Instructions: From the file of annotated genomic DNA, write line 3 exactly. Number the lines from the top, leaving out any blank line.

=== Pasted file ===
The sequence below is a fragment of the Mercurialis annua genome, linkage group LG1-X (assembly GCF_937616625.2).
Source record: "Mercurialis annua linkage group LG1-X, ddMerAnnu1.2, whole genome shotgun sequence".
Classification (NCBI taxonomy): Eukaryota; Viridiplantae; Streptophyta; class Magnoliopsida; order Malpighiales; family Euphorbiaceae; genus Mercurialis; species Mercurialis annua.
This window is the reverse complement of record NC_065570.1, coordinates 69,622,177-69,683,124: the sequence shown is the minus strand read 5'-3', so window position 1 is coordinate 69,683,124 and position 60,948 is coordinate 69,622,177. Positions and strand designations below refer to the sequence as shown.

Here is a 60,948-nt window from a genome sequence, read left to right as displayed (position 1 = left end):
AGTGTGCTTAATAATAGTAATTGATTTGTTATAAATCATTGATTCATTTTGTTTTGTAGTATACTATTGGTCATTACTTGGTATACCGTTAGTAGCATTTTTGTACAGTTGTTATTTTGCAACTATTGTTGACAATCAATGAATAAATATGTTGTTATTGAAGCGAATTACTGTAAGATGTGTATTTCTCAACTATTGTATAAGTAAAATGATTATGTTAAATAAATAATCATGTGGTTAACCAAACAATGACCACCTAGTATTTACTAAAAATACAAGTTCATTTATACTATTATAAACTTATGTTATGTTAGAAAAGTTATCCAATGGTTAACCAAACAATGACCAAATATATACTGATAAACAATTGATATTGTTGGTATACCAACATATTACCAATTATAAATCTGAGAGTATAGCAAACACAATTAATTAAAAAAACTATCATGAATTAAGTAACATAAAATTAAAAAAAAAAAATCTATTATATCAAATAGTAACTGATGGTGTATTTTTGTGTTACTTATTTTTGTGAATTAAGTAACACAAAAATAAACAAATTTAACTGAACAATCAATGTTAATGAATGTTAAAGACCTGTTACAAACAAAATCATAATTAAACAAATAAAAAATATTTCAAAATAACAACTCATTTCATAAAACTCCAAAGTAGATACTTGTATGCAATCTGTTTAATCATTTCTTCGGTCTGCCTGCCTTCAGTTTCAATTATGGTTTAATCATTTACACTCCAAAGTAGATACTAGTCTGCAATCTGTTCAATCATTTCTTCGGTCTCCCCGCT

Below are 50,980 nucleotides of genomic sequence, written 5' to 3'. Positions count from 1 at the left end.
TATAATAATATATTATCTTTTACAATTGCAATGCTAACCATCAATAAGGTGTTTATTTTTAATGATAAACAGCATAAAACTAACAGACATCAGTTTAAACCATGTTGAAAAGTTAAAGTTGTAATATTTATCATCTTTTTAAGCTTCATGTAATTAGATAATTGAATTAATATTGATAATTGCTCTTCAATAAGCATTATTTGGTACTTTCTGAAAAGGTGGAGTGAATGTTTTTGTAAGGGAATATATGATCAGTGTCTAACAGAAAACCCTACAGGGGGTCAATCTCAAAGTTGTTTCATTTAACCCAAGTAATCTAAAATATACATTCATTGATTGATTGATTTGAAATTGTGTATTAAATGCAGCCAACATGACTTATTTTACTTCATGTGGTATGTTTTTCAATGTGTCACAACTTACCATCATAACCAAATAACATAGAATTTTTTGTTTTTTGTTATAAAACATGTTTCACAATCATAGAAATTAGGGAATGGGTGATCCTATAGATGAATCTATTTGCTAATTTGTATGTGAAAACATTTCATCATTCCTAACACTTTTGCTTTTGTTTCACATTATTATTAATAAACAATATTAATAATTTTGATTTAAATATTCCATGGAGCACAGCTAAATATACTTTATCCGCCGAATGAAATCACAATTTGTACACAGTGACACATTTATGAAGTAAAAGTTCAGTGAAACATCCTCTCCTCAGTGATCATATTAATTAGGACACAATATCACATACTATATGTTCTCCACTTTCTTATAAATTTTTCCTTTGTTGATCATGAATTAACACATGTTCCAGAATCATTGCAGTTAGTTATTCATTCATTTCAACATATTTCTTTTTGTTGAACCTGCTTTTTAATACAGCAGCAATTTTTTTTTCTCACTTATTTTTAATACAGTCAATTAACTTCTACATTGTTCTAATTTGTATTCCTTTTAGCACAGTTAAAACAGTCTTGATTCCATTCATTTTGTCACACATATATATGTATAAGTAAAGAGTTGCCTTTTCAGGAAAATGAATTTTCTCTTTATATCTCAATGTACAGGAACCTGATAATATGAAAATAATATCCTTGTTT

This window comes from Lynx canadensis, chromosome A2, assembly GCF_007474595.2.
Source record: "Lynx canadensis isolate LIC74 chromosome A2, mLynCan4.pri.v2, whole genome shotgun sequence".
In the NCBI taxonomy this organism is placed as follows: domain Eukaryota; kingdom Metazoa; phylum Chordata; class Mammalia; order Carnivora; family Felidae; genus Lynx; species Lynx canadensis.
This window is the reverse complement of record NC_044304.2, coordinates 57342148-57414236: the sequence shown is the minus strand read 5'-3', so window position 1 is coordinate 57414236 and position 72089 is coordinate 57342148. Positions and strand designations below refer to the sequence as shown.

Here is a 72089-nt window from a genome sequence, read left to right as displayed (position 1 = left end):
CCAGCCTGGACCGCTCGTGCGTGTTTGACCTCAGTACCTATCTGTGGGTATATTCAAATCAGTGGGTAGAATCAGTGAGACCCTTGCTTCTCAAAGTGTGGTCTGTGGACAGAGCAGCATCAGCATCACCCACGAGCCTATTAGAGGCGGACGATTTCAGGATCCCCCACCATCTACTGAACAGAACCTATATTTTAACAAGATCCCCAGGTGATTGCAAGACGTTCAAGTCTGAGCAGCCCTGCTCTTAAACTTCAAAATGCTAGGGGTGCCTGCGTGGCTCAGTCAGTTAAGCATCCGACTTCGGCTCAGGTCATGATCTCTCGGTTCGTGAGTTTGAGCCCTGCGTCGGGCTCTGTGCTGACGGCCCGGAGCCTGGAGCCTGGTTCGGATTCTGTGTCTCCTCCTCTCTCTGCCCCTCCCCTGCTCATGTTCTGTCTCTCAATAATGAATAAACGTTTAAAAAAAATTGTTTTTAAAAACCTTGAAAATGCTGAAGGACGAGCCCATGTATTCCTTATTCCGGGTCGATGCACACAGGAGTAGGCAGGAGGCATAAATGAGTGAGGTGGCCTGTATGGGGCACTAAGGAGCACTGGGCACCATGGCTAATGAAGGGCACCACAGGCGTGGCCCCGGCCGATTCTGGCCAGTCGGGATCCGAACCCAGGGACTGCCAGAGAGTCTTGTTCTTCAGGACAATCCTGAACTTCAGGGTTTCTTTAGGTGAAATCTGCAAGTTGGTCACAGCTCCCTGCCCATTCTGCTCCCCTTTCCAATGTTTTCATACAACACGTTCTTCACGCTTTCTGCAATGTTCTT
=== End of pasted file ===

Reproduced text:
Classification (NCBI taxonomy): Eukaryota; Viridiplantae; Streptophyta; class Magnoliopsida; order Malpighiales; family Euphorbiaceae; genus Mercurialis; species Mercurialis annua.